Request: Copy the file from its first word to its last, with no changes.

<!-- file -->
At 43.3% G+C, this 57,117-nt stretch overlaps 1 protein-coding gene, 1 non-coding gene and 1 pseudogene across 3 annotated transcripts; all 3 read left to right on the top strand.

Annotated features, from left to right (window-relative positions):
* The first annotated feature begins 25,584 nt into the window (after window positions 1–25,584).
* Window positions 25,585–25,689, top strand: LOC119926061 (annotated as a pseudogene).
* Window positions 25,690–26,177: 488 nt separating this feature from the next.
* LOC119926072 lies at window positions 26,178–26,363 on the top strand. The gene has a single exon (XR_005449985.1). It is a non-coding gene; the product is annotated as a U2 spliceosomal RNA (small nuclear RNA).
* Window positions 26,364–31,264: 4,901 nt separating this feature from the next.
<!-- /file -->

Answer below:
At 43.3% G+C, this 57,117-nt stretch overlaps 1 protein-coding gene, 1 non-coding gene and 1 pseudogene across 3 annotated transcripts; all 3 read left to right on the top strand.

Annotated features, from left to right (window-relative positions):
* The first annotated feature begins 25,584 nt into the window (after window positions 1–25,584).
* Window positions 25,585–25,689, top strand: LOC119926061 (annotated as a pseudogene).
* Window positions 25,690–26,177: 488 nt separating this feature from the next.
* LOC119926072 lies at window positions 26,178–26,363 on the top strand. The gene has a single exon (XR_005449985.1). It is a non-coding gene; the product is annotated as a U2 spliceosomal RNA (small nuclear RNA).
* Window positions 26,364–31,264: 4,901 nt separating this feature from the next.